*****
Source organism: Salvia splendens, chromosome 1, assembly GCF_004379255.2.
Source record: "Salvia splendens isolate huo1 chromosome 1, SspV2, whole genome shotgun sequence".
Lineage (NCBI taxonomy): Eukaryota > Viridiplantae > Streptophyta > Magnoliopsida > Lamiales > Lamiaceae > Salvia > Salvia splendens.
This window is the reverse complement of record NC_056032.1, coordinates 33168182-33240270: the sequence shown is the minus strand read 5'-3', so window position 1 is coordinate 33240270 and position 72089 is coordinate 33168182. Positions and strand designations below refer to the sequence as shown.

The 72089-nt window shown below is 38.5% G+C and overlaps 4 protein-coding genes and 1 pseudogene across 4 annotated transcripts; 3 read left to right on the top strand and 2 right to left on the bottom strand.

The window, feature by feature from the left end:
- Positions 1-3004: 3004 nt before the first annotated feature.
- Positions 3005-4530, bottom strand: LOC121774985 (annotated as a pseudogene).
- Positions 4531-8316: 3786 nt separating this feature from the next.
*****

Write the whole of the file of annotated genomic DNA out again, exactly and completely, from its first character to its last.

Source organism: Salvia splendens, chromosome 1, assembly GCF_004379255.2.
Source record: "Salvia splendens isolate huo1 chromosome 1, SspV2, whole genome shotgun sequence".
Lineage (NCBI taxonomy): Eukaryota > Viridiplantae > Streptophyta > Magnoliopsida > Lamiales > Lamiaceae > Salvia > Salvia splendens.
This window is the reverse complement of record NC_056032.1, coordinates 33168182-33240270: the sequence shown is the minus strand read 5'-3', so window position 1 is coordinate 33240270 and position 72089 is coordinate 33168182. Positions and strand designations below refer to the sequence as shown.

The 72089-nt window shown below is 38.5% G+C and overlaps 4 protein-coding genes and 1 pseudogene across 4 annotated transcripts; 3 read left to right on the top strand and 2 right to left on the bottom strand.

The window, feature by feature from the left end:
- Positions 1-3004: 3004 nt before the first annotated feature.
- Positions 3005-4530, bottom strand: LOC121774985 (annotated as a pseudogene).
- Positions 4531-8316: 3786 nt separating this feature from the next.